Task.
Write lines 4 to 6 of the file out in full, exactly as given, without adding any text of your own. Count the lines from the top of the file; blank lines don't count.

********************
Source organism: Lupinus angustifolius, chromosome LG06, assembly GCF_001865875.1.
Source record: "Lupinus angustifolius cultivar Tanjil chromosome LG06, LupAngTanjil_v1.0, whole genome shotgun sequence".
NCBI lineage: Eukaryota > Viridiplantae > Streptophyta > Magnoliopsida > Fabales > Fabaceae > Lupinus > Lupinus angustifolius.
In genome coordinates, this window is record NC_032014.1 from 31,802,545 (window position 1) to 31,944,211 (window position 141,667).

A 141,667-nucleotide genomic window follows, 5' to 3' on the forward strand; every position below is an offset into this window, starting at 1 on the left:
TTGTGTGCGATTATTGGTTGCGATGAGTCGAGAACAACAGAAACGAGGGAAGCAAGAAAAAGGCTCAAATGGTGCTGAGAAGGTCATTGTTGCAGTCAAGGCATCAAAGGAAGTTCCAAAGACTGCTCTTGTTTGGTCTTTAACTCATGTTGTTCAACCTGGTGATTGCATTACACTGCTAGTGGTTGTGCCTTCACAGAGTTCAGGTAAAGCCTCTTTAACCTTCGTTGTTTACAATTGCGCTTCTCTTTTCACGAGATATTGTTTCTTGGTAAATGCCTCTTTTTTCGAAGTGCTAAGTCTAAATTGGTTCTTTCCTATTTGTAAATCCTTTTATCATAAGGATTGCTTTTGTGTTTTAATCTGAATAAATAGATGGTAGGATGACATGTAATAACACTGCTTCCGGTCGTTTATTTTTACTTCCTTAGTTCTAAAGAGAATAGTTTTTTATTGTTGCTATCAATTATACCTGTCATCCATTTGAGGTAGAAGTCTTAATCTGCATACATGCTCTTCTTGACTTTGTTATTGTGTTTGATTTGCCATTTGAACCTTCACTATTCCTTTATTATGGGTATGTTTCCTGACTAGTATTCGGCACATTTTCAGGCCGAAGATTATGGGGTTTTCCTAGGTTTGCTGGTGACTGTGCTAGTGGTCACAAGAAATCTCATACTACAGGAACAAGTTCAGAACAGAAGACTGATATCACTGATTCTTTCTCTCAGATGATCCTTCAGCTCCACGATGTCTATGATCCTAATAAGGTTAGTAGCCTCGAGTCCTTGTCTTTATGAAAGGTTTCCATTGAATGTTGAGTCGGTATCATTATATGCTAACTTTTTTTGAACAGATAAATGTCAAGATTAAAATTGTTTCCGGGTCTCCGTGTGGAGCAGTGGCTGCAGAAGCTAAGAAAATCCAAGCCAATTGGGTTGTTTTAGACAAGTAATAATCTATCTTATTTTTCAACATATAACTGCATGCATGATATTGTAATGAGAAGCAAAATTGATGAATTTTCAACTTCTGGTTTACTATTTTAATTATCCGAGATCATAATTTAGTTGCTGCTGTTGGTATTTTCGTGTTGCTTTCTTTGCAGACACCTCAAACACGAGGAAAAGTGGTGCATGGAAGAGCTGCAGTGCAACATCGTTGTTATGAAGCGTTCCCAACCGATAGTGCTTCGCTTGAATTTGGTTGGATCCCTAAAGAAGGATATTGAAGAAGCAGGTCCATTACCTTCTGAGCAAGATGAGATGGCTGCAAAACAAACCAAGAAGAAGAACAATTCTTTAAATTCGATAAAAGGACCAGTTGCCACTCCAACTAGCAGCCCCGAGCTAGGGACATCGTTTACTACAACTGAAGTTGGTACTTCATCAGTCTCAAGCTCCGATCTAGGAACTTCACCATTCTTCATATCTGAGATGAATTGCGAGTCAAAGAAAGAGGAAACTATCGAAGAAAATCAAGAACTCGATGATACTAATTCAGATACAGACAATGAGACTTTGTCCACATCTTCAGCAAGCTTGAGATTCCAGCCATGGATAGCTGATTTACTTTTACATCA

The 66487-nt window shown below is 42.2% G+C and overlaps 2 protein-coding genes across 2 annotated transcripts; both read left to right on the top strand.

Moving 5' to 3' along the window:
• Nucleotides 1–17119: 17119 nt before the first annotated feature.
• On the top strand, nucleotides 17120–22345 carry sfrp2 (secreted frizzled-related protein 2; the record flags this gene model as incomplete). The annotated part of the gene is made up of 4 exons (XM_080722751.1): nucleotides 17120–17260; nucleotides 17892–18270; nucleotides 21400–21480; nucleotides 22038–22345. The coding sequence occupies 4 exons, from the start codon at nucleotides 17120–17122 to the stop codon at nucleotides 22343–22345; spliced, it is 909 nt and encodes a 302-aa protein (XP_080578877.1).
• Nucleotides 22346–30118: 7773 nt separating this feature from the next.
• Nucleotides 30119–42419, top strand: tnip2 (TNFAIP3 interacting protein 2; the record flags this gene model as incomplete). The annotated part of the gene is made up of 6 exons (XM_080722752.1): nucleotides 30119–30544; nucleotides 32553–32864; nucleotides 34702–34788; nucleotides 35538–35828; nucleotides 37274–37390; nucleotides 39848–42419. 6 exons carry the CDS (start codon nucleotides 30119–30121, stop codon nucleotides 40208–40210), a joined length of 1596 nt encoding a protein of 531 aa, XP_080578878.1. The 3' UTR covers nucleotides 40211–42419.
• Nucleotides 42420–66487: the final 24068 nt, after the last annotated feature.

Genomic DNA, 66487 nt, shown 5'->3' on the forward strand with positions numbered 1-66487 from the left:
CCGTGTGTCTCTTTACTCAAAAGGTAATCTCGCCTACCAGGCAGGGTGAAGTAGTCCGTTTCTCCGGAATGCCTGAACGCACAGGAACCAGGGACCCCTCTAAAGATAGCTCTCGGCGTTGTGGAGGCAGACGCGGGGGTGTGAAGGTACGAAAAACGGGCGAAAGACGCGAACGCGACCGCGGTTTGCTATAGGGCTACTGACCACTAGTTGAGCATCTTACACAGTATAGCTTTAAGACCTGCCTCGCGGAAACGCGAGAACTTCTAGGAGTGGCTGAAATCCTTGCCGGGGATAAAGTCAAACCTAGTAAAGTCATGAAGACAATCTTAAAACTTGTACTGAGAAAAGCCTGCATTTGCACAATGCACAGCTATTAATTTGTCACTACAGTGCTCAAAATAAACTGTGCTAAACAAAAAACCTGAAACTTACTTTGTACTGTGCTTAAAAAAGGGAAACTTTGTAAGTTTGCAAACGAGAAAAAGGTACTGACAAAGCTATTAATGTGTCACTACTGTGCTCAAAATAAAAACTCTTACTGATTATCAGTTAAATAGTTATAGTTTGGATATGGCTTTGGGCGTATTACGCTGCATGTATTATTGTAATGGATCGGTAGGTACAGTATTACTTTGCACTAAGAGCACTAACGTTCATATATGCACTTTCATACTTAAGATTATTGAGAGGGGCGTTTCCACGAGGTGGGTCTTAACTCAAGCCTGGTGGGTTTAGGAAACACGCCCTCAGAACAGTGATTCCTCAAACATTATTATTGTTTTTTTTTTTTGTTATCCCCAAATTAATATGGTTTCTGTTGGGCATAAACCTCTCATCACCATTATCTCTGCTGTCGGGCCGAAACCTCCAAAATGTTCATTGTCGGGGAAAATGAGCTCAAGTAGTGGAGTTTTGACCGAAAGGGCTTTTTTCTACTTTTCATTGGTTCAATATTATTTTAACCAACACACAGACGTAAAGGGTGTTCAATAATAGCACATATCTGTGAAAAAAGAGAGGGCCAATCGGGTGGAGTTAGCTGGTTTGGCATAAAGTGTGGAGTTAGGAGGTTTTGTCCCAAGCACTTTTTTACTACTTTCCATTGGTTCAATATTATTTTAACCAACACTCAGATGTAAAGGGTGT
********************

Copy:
In genome coordinates, this window is record NC_032014.1 from 31,802,545 (window position 1) to 31,944,211 (window position 141,667).

A 141,667-nucleotide genomic window follows, 5' to 3' on the forward strand; every position below is an offset into this window, starting at 1 on the left:
TTGTGTGCGATTATTGGTTGCGATGAGTCGAGAACAACAGAAACGAGGGAAGCAAGAAAAAGGCTCAAATGGTGCTGAGAAGGTCATTGTTGCAGTCAAGGCATCAAAGGAAGTTCCAAAGACTGCTCTTGTTTGGTCTTTAACTCATGTTGTTCAACCTGGTGATTGCATTACACTGCTAGTGGTTGTGCCTTCACAGAGTTCAGGTAAAGCCTCTTTAACCTTCGTTGTTTACAATTGCGCTTCTCTTTTCACGAGATATTGTTTCTTGGTAAATGCCTCTTTTTTCGAAGTGCTAAGTCTAAATTGGTTCTTTCCTATTTGTAAATCCTTTTATCATAAGGATTGCTTTTGTGTTTTAATCTGAATAAATAGATGGTAGGATGACATGTAATAACACTGCTTCCGGTCGTTTATTTTTACTTCCTTAGTTCTAAAGAGAATAGTTTTTTATTGTTGCTATCAATTATACCTGTCATCCATTTGAGGTAGAAGTCTTAATCTGCATACATGCTCTTCTTGACTTTGTTATTGTGTTTGATTTGCCATTTGAACCTTCACTATTCCTTTATTATGGGTATGTTTCCTGACTAGTATTCGGCACATTTTCAGGCCGAAGATTATGGGGTTTTCCTAGGTTTGCTGGTGACTGTGCTAGTGGTCACAAGAAATCTCATACTACAGGAACAAGTTCAGAACAGAAGACTGATATCACTGATTCTTTCTCTCAGATGATCCTTCAGCTCCACGATGTCTATGATCCTAATAAGGTTAGTAGCCTCGAGTCCTTGTCTTTATGAAAGGTTTCCATTGAATGTTGAGTCGGTATCATTATATGCTAACTTTTTTTGAACAGATAAATGTCAAGATTAAAATTGTTTCCGGGTCTCCGTGTGGAGCAGTGGCTGCAGAAGCTAAGAAAATCCAAGCCAATTGGGTTGTTTTAGACAAGTAATAATCTATCTTATTTTTCAACATATAACTGCATGCATGATATTGTAATGAGAAGCAAAATTGATGAATTTTCAACTTCTGGTTTACTATTTTAATTATCCGAGATCATAATTTAGTTGCTGCTGTTGGTATTTTCGTGTTGCTTTCTTTGCAGACACCTCAAACACGAGGAAAAGTGGTGCATGGAAGAGCTGCAGTGCAACATCGTTGTTATGAAGCGTTCCCAACCGATAGTGCTTCGCTTGAATTTGGTTGGATCCCTAAAGAAGGATATTGAAGAAGCAGGTCCATTACCTTCTGAGCAAGATGAGATGGCTGCAAAACAAACCAAGAAGAAGAACAATTCTTTAAATTCGATAAAAGGACCAGTTGCCACTCCAACTAGCAGCCCCGAGCTAGGGACATCGTTTACTACAACTGAAGTTGGTACTTCATCAGTCTCAAGCTCCGATCTAGGAACTTCACCATTCTTCATATCTGAGATGAATTGCGAGTCAAAGAAAGAGGAAACTATCGAAGAAAATCAAGAACTCGATGATACTAATTCAGATACAGACAATGAGACTTTGTCCACATCTTCAGCAAGCTTGAGATTCCAGCCATGGATAGCTGATTTACTTTTACATCA